Much is being made of the impending collapse of the euro, and of the disaster this would represent for Europe. Indeed, a graph published by Spiegel Online can look frightening:
The risk to Germany in particular? Much is made about the money Germany and Germans have in some of the PIIGS, as the graph below indicates.
But against the German 2011 GDP of €2.57 trillion, this totals to less than 4%. That will sting, but not much.
As I’ve written before, a breakup would be near-term disruptive. But what happens after those two years of the first graph above? There needn’t be a disorderly collapse. Even this short term disruption (pop quiz: what are the current inflation and unemployment rates in the PIIGS?), the stronger economies will recover, and do so faster without the albatross of the profligate spend-and-borrowers dragging on their wallets. Furthermore, it’s not too late to realign into a small collection of smaller common currency regions, each with free trade agreements with the others. Within each smaller currency region, there would be a far larger opportunity for social, political, purpose-of-money homogeneity, and so a far greater chance of success.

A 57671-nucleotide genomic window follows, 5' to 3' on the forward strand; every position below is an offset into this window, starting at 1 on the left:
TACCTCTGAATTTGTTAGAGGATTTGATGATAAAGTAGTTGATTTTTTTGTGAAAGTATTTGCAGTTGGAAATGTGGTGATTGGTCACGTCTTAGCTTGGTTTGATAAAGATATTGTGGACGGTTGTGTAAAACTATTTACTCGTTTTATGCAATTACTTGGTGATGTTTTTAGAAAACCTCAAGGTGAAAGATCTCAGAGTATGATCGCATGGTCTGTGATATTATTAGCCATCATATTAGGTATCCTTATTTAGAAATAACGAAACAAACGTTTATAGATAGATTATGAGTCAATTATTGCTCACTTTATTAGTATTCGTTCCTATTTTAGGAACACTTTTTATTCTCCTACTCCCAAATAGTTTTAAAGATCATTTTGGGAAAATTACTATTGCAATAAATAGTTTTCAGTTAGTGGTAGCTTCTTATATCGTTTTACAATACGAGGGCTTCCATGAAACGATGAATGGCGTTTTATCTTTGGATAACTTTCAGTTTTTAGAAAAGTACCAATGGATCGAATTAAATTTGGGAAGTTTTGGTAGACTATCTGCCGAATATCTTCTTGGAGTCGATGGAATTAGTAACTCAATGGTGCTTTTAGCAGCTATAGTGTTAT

The single alternative of every nation for itself with its old currency back is simply the other half of a false dichotomy presented by Spiegel Online—and by Europe’s politicians, who have a personal interest in the continuation of the current, failing, structure.